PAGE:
Carbing: a hop-bursted APA, a citra farmhouse
Fermenting: an abbey ale (to be soured)
Aging: an oud bruin, a BDSA/Dubbel thingy, a soured fruit saison, my "wild oats" brett/sour, a saison with a brett mix added at bottling.
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Old 11-13-2012, 02:08 PM   #19
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not sure if folks missed that little detail... if i understand correctly, you are using a no-boil kit. add a can of pre-hopped liquid extract to water, mix, add yeast - correct? if so, this is the paint-by-numbers equivalent of making beer. a great way to start and to learn techniques like sanitation, but you can't expect the mona lisa.

your beer will improve greatly by moving to a recipe that calls for boiling. from your no-boil kits, next step up is partial boil: add your extract to boiling water, throw in hops at various times, cool that mix, then make up your total volume with cool water. this approach allows you to choose the types of extract and hops you want (i.e. fresh), and allows you a lot more flexibility in the kinds of beer you choose to brew. as DonMagee called it, you can "build your own kit" by selecting only what you want.

next step beyond that is to use steeping grains to give your beer more and unique flavors and color.
Thanks SC, I realise that I wasn't going to get perfection, but I probably also believed the hype about how wonderful the brew kit was (ther was a lot of talk around about how they've moved on and taste like beer ought to).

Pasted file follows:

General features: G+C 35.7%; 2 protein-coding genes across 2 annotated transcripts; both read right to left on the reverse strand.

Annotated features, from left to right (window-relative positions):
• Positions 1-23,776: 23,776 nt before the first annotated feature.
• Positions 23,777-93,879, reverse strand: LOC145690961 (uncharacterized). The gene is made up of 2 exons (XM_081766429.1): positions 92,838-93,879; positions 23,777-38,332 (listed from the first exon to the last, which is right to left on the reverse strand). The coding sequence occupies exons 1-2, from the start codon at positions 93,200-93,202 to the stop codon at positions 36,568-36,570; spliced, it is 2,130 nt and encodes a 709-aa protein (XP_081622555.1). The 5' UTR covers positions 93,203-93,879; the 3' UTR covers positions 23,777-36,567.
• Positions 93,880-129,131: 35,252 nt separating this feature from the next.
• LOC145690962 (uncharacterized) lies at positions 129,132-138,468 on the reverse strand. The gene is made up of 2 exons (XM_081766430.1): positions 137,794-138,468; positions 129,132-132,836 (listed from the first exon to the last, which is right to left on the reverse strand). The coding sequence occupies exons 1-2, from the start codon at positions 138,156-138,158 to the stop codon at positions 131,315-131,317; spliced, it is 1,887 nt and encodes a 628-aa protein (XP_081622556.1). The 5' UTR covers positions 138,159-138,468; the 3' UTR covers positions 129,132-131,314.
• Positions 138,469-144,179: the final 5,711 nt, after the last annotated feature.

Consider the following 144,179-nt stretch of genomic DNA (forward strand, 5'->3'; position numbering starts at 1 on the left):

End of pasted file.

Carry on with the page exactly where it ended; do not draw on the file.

Defo next brew will be more manual, and hopefully I can have graduated on to something 'proper' by the time my own hops have been harvested.

I aim to start the next brew as soon as the IPA is bottled, probably in 10 days time... new baby on the way, so I'm hardly going to go out much....!
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Old 11-13-2012, 02:14 PM   #20
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Originally Posted by onerainmaker View Post
I've got an internal digi thermometer, so it should be the true temp.



Thanks, will try that - how does IPA differ from APA?!
I'm not a style expert, but to me the difference is a focus on american hops and slightly less malty/carmel flavors. It's probably best to go with the actual style descriptions. To me however, there isn't all that much difference.

APA - http://www.bjcp.org/2008styles/style10.php#1a
IPA - http://www.bjcp.org/2008styles/style14.php